It is a paradox of modern times: We are committed to diversity yet have enormous difficulty imagining people who actually are different. Americans and Europeans prize peace and, on that basis, assume peace has become a universal value. The West has lost the will for power and the thirst for glory — the very phrases sound archaic — so most of us assume no other nations seek to conquer and dominate. And because we are willing to compromise, we are confident others would settle for a half-loaf rather than killing and being killed in pursuit of the whole.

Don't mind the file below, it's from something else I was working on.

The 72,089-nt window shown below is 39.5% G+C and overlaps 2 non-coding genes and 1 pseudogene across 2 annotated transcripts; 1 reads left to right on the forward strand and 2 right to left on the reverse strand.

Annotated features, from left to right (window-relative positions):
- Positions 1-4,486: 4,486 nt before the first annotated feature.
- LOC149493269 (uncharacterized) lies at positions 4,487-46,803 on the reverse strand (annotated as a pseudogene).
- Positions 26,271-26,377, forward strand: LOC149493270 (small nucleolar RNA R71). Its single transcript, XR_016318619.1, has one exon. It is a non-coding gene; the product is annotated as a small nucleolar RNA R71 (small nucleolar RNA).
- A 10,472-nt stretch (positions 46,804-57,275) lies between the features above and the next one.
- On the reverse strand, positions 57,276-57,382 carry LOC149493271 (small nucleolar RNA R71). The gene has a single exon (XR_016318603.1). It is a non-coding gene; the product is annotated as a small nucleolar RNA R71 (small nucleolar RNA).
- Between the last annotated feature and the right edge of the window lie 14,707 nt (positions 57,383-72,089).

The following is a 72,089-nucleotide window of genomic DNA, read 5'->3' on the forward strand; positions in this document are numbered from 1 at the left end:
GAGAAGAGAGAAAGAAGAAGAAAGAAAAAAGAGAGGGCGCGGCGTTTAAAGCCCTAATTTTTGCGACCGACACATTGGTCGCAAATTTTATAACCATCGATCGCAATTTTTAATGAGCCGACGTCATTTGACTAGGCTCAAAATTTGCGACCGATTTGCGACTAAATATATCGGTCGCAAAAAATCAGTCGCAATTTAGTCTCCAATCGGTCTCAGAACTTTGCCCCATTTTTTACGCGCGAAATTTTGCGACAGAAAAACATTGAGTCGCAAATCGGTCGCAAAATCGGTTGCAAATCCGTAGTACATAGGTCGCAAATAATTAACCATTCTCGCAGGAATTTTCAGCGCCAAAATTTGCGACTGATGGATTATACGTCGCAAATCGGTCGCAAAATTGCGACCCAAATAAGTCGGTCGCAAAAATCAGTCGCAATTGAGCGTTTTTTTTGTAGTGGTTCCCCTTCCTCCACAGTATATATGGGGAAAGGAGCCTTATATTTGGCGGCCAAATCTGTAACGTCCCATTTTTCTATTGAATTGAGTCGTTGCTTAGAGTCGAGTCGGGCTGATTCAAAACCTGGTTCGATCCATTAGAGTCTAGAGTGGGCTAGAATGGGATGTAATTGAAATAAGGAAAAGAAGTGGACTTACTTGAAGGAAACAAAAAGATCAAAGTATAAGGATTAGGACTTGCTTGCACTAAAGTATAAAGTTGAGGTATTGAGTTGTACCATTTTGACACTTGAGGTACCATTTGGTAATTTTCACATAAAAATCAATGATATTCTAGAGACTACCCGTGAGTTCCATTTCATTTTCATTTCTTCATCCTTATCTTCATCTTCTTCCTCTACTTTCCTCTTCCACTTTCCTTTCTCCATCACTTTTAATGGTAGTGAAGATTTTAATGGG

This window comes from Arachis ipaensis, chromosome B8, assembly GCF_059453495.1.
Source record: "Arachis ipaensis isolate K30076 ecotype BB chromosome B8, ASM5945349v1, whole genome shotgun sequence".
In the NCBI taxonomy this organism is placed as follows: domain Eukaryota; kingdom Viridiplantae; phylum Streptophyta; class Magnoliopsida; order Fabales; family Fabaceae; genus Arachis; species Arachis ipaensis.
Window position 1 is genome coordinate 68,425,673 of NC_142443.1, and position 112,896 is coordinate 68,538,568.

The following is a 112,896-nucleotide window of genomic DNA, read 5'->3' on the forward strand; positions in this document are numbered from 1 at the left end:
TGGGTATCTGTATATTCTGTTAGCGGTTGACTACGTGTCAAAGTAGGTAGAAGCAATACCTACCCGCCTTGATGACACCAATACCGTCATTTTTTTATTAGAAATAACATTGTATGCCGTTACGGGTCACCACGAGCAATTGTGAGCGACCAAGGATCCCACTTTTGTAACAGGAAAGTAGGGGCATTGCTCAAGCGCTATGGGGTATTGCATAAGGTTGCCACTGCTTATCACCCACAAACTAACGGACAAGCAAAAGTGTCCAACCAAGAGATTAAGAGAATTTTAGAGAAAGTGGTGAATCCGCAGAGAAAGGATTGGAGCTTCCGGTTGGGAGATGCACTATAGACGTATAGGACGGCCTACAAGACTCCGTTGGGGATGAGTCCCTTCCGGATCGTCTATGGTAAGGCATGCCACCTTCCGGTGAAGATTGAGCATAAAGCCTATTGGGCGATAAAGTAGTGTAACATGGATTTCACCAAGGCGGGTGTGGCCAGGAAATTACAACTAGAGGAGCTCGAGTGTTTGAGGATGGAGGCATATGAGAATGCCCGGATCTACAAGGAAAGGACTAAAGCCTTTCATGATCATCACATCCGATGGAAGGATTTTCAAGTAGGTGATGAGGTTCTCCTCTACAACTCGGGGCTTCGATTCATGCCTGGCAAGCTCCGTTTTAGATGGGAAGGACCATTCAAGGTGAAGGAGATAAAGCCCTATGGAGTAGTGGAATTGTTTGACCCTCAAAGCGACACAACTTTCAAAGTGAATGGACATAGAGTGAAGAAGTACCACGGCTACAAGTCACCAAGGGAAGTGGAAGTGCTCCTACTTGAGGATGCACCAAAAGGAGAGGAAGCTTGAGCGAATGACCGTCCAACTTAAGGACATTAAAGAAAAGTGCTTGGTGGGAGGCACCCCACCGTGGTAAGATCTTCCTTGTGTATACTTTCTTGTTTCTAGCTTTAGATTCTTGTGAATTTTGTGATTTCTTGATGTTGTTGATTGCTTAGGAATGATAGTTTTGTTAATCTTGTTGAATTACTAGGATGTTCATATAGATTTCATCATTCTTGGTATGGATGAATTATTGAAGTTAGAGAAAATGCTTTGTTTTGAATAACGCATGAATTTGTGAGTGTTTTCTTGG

Lack of imagination leads to the conclusion that all conflicts can be resolved — if only we’d explain ourselves better, show others respect, address grievances, and offer more generous concessions. But this conclusion is erroneous. Anwar al-Awlaki — the al-Qaeda cleric and commander killed by a Hellfire missile last week — provides a vivid example.
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